Software recovers deleted photos

Box Score

With ImageRecall 3, files aren't necessarily gone for good

When you delete an image, accidentally or on purpose, from the flash memory chip in your digital camera, is it really gone forever? In a word, no.

Storing photos on a chip with no moving parts means they are secure from damage under most conditions. But flash memory is not perfect. What happens when you've taken 200 important photos and your memory card suddenly becomes corrupted? In the past, all your images might have been gone for good.

The GCN Lab just tested a program that could save those photos and potentially help government agencies'law enforcement, for example'that need to recover digital photos from damaged memory. ImageRecall 3 is a utility suite for flash memory cards. It can delve into the depths of supposedly ruined flash memory and reassemble images. As a bonus for security-minded government employees, it can completely erase images you no longer need, so they can never be recovered by any means.

To test ImageRecall, we purposely corrupted a flash memory card containing several photos. We did this by pulling out the card while the camera was still writing data to it, though corruption can also occur if your camera runs out of battery power while taking a photo. During the write process, the flash memory is extremely vulnerable, and that is when most cards become corrupted.

Easy installation

Software installation was easy. Just insert the CD into a Windows PC or Mac and perform a typical setup (the Mac version is currently ImageRecall 2, which supports fewer file formats and isn't as rich in features).

With the camera attached, you can perform a Turbo Scan, which quickly looks for images, or a Deep Scan, which takes a few minutes but will scan for files that have even been purposely erased. The software also works with standard memory card readers if you don't have the camera handy. It supports most flash formats, including CompactFlash, Memory Stick, Microdrive, SmartMedia and Secure Digital memory.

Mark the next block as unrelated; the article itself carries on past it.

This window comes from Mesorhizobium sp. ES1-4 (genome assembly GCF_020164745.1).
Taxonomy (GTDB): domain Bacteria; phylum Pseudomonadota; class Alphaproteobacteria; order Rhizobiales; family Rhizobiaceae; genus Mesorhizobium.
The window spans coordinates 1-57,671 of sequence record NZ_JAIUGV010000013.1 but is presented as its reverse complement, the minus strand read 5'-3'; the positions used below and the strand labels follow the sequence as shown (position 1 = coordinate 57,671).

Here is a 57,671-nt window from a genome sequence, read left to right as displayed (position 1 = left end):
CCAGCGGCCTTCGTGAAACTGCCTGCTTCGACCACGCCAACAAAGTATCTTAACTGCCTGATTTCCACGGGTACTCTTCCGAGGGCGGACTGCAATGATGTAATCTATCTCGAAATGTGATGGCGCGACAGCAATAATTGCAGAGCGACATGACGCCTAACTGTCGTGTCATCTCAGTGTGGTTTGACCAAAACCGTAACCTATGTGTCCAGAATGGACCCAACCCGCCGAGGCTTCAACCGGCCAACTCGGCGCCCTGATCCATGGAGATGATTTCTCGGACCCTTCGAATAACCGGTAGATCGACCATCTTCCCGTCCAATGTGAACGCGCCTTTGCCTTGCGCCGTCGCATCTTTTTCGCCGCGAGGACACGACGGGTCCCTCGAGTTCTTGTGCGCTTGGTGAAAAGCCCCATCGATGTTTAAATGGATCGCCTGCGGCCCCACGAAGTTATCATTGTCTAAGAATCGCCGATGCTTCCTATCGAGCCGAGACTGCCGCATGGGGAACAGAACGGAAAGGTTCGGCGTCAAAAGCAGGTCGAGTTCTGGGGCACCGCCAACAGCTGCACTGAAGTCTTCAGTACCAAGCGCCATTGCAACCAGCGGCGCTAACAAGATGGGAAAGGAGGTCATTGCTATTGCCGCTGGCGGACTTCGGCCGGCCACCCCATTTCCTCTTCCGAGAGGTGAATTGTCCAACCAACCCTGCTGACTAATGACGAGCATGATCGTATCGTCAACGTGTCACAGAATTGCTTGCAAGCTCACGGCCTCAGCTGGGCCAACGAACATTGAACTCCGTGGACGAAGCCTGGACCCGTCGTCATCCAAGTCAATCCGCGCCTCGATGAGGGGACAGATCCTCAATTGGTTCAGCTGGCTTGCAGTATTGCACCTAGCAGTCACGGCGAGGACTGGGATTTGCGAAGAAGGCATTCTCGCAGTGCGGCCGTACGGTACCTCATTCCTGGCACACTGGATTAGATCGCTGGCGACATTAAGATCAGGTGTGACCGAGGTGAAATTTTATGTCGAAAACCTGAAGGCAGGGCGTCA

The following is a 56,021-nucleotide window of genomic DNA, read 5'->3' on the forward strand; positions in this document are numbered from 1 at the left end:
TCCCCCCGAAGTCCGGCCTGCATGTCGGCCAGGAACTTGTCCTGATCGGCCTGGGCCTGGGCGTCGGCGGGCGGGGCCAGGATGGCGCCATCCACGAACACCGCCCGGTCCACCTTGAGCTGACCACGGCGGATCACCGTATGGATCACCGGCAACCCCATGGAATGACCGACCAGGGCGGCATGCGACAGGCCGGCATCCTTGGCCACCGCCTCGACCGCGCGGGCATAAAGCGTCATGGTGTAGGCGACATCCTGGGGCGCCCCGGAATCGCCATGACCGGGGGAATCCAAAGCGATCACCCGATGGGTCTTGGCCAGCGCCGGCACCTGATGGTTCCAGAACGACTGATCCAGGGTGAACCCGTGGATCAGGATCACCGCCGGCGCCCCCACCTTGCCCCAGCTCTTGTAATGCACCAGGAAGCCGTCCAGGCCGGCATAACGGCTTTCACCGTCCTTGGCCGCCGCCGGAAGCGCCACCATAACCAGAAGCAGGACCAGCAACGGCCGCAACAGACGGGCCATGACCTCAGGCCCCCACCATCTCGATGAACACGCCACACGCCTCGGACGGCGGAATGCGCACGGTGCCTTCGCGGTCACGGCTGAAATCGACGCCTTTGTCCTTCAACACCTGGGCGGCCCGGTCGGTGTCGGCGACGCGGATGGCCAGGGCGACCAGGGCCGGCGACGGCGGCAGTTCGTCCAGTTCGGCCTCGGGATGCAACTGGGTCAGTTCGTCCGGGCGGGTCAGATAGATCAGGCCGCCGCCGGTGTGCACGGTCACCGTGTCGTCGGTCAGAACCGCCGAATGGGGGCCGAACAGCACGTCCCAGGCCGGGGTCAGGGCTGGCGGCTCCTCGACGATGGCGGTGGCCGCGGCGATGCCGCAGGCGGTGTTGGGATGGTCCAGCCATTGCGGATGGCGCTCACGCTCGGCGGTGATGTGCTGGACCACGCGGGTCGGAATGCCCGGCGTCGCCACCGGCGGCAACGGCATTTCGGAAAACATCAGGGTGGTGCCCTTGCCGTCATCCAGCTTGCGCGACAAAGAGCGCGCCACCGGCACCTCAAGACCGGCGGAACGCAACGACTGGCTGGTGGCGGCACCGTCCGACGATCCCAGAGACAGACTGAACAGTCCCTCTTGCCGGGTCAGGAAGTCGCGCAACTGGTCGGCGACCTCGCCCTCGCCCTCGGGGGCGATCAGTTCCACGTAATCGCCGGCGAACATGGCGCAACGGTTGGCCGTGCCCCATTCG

We were amazed at what we found. Using the Turbo Scan, we easily found and recovered the test photos we'd taken. Then we tried a Deep Scan. The memory chip we were using in the camera was one that had been in a GCN Lab public camera'one we circulate to the general staff for various purposes, including covering news events.

ImageRecall found more than 50 photos that had long since been deleted. Some of them were a bit, well, interesting. There were even several pictures of GCN Lab staff at a vendor function that we were sure we'd deleted.

None of the recovered images could be found through routine use of the camera and/or ordinary digital photo software. Yet all of them, once recovered, looked great in Adobe PhotoShop, displayed at their original resolutions.

Of the more than 50 photos on the chip, only one could not be recovered completely. When ImageRecall 3 performs a recovery, it takes all the data and places it in a folder on your hard drive so no further use of the media can corrupt the files.

That said, if what you really want to do is get rid of files so that no one else can use something like Image Recall to find them, the software can do that, too. When you perform a force erase, it deletes the image files and then overwrites all the data on the flash memory chip. This wipes out all traces of the images so they can never be recovered again.

Now granted, the government undoubtedly has sophisticated tools for recovering digital media, but how many of them cost $40 off the shelf? And government users are eligible for a 15 percent discount. Investigators from all walks of government would find ImageRecall useful in restoring lost images (or destroying sensitive ones). It supports many photo types, from the traditional JPEG and BMP to the more proprietary or rare formats like Portable Network Graphics or Olympus Raw Format. The software can even recover movie files, such as AVI and MOV files.

As an emergency recovery tool or just a secure way to ensure that deleted photos stay deleted, ImageRecall 3 is an impressive program suite for an increasingly digital world.

About the Author

John Breeden II is a freelance technology writer for GCN.

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